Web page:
The Bank of England left policy rates on hold at its meeting Thursday, in line with expectations. Although there were suggestions that officials could change the policy stance, they retained the assessment that “an ongoing tightening of monetary policy over the forecast period, at a gradual pace and to a limited extent” would be appropriate in order to return inflation to its 2.0 percent target level. Officials acknowledged that recent data had indicated a loss of economic momentum late last year and considered this would likely extend into the first half of 2019, with slower global growth and Brexit uncertainty identified as the main factors weighing on activity and sentiment. The Bank’s growth forecast for 2019 was revised down from 1.7 percent to 1.2 percent, though officials still expect inflation to remain slightly above their 2.0 percent target. This suggests that officials remain ready to tighten policy if Brexit uncertainty is resolved, though for now that remains an open question.

UK Prime Minister Theresa May met with European Commission President Jean-Claude Juncker Thursday, pushing for concessions in order to secure the support of the UK parliament for a Brexit deal. The UK is scheduled to withdraw from the EU at the end of March, with arrangements governing the land border between the UK and the Republic of Ireland still the main obstacle to winning the support of the UK parliament for a deal. In a joint statement, the EU repeated that it would not renegotiate the deal governing the UK’s withdrawal from the EU but indicated a willingness to compromise in a future deal governing the post-Brexit relationship between the UK and the EU.

The French government recalled its ambassador to Italy on Thursday in response to what it claimed were “repeated, baseless attacks” by Italian political leaders. This follows a meeting last week between Italian Deputy Prime Minister Luigi di Maio with representatives of the “yellow vest” protest movement. In recent years, Greece and Hungary members have also withdrawn their ambassadors to fellow EU countries, but this is reported to be the first time France has recalled its ambassador to Italy since the Second World War. Italian Prime Minister Giuseppe Conte expressed hope that the dispute could be “cleared up immediately”.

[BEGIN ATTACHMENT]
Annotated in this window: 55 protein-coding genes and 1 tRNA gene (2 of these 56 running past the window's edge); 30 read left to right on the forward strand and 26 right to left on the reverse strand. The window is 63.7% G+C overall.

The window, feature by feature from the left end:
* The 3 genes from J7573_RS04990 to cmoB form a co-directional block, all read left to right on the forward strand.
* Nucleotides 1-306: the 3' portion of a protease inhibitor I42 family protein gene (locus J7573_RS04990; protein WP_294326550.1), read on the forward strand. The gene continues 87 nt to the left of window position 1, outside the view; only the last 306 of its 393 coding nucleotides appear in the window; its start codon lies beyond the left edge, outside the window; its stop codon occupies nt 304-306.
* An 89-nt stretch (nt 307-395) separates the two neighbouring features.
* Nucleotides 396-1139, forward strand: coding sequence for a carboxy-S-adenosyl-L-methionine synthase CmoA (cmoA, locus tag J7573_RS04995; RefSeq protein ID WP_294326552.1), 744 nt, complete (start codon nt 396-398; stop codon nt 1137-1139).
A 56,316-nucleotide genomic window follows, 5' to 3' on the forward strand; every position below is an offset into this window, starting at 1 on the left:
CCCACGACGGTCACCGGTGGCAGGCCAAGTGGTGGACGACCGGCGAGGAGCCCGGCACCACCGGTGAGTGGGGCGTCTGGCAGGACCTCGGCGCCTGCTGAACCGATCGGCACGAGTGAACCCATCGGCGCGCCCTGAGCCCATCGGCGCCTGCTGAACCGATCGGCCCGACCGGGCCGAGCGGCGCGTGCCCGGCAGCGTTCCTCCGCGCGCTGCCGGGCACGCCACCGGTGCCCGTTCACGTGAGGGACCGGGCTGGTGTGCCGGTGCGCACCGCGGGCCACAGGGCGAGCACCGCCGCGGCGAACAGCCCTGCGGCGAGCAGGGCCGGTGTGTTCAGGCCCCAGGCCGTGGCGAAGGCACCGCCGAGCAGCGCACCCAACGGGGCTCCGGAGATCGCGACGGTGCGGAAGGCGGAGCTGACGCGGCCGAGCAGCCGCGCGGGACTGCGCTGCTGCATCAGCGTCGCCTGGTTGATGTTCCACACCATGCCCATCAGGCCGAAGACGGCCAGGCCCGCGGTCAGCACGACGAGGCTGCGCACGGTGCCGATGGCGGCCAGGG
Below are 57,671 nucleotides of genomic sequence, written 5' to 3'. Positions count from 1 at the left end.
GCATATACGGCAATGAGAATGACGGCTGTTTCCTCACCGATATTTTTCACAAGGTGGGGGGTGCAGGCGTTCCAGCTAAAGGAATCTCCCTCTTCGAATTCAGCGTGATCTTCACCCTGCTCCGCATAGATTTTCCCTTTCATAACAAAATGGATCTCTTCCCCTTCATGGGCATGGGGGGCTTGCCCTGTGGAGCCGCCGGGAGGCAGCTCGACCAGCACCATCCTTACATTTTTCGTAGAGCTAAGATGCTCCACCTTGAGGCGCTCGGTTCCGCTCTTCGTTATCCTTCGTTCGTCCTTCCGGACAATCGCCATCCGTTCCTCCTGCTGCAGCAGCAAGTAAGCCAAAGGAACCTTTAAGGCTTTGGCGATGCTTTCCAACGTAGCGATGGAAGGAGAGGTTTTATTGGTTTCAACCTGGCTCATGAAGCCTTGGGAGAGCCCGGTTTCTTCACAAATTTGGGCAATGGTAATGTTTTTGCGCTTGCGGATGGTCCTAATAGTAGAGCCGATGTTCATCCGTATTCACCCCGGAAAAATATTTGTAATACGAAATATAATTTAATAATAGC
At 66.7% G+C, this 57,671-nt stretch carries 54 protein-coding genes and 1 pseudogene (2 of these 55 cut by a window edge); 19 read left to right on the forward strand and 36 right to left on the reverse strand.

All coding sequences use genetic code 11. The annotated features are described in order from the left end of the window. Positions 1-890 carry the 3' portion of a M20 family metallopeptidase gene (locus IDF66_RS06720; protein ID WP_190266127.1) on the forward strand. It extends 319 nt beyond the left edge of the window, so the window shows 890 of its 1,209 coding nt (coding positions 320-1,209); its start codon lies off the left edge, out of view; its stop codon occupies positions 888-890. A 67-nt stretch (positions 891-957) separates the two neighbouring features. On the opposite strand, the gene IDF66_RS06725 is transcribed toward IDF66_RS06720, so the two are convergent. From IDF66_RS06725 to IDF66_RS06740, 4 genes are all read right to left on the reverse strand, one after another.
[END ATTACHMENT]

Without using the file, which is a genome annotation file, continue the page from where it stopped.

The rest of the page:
Asia Pacific Markets

Markets remained closed Thursday in China, Hong Kong, and Taiwan for lunar new year holidays. Trading resumed in Singapore and Korea with indices closing the day little changed on previous levels. Japanese markets sold off, with the Nikkei down 0.6 percent and the Topix down 0.8 percent.

India’s Sensex index closed flat on the day after the Reserve Bank of India unexpectedly cut policy rates by 25 basis points to 6.25 percent at its policy meeting. Policy rates were increased twice in mid-2018 and at the last policy meeting in December officials had retained a stance of “calibrated tightening” which suggested more rate hikes were possible. Since then, however, headline inflation has fallen to near the bottom of the RBI’s target range of 2.0 percent to 4.0 percent, the growth outlook has weakened, and a change in RBI leadership has taken place. The RBI’s new Governor, Shaktikanta Das, had indicated a greater focus on supporting growth in his public comments, and this focus was confirmed not only by the cut in policy rates but also a shift in the policy stance to “neutral”. Officials also revised down their near-term growth and inflation forecasts, suggesting they remain open to lowering rates again in upcoming meetings if inflation remains below the mid-point of the RBI's target range. The RBI’s next policy review is scheduled to take place in April.

Australia’s All Ordinaries index outperformed with a 1.1 percent gain Thursdays, with major banks continuing to rally on expectations that the government’s response to a report on financial sector misconduct will not unduly impact banks’ profitability. Trading in National Australia Bank, however, was suspended for part of the day ahead of an announcement that the bank’s CEO and chairman will resign in response to the report’s criticisms of the bank’s conduct. 

Looking forward

Japan household spending and Hong Kong PMI data will be released shortly. German trade and French and Italian industrial production data are scheduled for release Friday, with Canadian labour market data the main highlight in the Americas time-zone.

Global Stock Markets



Feb 7 2019

Daily Change

% Change Daily

North America

United States











S&P 500





S&P/TSX Comp






FTSE 100




















Ibex 35





OMX Stockholm 30











All Ordinaries





Nikkei 225









Hong Kong

Hang Seng




S. Korea











Shanghai Comp










Sensex 30




* Markets closed
Source: Haver Analytics

Note: all releases are listed in local time.